Introduction
Disclaimer
Software
Step 1: Ripping
Step 2: DVD2AVI
Step 3: Audio encoding
Step 4: Bitrate calc.
Step 5: Frameserving
Step 6: Video encoding
Step 7: Multiplexing
Step 8: Mastering
Step 9: Burning
FAQ
Glossary
Links

Copyright 2001-2003
by Jacob Laursen

Valid HTML 4.01!

Step 4 - Bitrate calculation

Introduction

The quality of the final MPEG2 video stream depends on a lot of factors. One important factor is the bitrate - the higher, the better. The higher the bitrate, the more space we'll need for the final files. In other words: We'll now have to weight quality and size against each other and make compromises. We want the final size to exactly fit on a number of CD's, so even though the calculations are very simple, we're better off letting a spreadsheet do these calculations for us.

How to

First Download the Excel spreadsheet.

Excel Spreadsheet

Don't let the number of columns confuse you - this is just to have a history of the last few calculations (more workspace). They are all identical. The green cells are the ones that you shouldn't need to change very often, if at all. A 74 min. CD can maximally contain 735 MB, while a 80 min. CD can contain up to 795 MB (on SVCD's). I'm not 100% sure about the overhead rate yet, so just leave it for now.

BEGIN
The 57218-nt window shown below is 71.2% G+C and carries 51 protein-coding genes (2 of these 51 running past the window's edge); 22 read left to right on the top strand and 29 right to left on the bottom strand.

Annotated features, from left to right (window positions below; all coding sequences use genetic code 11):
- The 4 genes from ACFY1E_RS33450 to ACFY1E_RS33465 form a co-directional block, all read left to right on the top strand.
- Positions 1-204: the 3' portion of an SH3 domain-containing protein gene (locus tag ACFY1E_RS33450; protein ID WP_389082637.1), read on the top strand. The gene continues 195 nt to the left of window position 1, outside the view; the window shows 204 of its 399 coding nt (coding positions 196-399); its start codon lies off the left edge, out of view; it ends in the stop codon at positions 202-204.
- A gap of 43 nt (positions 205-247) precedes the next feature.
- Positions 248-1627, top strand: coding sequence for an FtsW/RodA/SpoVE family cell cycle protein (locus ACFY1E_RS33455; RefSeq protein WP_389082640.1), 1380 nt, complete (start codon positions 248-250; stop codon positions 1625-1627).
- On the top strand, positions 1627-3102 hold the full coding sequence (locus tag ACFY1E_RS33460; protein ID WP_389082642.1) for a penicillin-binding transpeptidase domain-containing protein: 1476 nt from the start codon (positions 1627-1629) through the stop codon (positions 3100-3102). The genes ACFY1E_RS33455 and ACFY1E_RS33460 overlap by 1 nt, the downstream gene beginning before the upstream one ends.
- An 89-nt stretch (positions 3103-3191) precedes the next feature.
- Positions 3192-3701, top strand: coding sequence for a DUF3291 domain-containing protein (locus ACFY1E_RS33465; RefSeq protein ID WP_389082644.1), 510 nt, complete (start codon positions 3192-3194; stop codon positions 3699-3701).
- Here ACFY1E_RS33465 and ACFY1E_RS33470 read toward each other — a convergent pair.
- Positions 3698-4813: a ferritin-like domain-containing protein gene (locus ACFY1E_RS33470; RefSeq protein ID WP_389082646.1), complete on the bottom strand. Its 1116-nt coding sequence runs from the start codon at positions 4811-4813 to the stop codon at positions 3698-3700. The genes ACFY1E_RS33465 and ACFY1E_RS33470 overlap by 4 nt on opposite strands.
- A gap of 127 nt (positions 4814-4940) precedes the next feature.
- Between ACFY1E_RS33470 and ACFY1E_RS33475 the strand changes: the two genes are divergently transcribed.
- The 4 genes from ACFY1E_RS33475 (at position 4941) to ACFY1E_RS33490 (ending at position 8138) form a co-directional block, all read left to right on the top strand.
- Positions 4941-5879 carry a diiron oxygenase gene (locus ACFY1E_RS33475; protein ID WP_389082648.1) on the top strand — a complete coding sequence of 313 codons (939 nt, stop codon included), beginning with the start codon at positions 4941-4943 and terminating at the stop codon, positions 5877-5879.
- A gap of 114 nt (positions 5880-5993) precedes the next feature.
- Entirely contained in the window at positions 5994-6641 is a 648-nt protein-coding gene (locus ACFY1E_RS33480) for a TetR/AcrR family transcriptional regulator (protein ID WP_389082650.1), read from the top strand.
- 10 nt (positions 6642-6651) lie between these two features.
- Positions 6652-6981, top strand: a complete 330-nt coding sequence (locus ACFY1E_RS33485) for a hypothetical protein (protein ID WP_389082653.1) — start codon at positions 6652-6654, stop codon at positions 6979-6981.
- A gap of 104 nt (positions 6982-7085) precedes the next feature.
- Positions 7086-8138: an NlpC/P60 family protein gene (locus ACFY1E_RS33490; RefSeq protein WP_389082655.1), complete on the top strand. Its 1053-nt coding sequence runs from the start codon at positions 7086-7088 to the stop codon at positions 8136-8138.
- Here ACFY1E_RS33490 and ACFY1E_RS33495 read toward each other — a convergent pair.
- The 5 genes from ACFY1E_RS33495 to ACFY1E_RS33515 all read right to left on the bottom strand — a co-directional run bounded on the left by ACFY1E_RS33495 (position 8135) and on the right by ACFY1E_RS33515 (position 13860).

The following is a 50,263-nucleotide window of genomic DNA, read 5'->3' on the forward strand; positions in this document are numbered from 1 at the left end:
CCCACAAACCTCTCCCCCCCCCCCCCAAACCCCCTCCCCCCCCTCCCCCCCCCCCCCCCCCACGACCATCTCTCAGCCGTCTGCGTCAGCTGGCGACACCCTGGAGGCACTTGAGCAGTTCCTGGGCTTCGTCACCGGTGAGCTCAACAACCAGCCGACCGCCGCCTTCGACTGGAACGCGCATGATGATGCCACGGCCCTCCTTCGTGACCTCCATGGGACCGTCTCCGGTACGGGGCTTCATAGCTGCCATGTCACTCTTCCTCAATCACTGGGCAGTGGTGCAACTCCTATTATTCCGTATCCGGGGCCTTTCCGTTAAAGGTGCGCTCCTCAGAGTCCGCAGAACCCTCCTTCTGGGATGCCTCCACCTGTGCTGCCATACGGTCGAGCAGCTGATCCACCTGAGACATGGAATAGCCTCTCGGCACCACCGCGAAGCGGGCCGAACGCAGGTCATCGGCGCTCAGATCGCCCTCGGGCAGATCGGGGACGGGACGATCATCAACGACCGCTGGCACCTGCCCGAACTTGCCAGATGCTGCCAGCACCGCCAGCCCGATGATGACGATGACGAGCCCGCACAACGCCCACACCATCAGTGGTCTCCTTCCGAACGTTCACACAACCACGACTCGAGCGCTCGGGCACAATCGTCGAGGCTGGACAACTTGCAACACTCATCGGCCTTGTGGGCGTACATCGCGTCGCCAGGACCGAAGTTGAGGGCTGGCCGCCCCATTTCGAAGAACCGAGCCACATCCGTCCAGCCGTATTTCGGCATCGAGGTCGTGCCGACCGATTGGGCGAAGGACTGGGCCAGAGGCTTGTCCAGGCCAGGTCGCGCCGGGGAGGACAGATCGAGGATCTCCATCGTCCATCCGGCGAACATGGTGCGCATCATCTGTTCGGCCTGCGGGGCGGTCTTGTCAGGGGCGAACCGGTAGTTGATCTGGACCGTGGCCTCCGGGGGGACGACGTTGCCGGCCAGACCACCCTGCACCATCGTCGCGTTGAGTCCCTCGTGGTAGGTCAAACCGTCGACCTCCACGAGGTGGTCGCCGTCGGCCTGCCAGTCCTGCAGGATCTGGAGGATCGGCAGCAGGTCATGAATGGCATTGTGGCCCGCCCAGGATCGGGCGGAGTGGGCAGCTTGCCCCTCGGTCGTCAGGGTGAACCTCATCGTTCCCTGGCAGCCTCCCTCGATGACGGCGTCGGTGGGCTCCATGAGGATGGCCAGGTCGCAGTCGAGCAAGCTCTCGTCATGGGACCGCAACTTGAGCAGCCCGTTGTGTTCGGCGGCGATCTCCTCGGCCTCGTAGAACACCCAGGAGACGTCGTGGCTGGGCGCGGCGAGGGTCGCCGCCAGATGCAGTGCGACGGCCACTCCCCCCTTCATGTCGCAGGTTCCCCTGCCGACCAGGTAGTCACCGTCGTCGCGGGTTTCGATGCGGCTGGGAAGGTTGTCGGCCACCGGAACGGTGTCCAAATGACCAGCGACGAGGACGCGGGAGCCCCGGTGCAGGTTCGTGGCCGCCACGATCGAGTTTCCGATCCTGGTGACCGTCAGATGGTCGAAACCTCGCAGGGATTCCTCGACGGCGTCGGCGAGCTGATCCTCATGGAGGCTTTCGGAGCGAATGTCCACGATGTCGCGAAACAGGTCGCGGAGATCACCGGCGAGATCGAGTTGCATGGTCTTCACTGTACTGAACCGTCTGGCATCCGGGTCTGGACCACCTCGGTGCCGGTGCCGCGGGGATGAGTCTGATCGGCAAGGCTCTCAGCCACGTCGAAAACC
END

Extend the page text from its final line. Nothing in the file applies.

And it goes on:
The white cells are the ones you can play around with to calculate the final video bitrate. SVCD supports up to two audio streams, although you normally probably just want one. I recommend 192 or 160 kbps for the main track (max. is 224 kbps), while e.g. a director's comments track can do with 128 kbps, or even 96, 80 or 64 kbps if it's encoded in mono. The most important factor is the number of CD's you want to use.

While you're playing with it, you can see the results in the yellow cells at the bottom. You cannot have an average rate higher than the maximum rate. You can however choose to ignore this calculation and just go for the average bitrate you want (as long as it's equal to or lower than the maximum bitrate), but then you'll end up with something that doesn't exactly fill out a specific number of CD's. I do not recommend bitrates lower than 1600 kbps, but you'll have to judge for yourself.


Last update: Tuesday, 27-Nov-2001 16:05:57 CET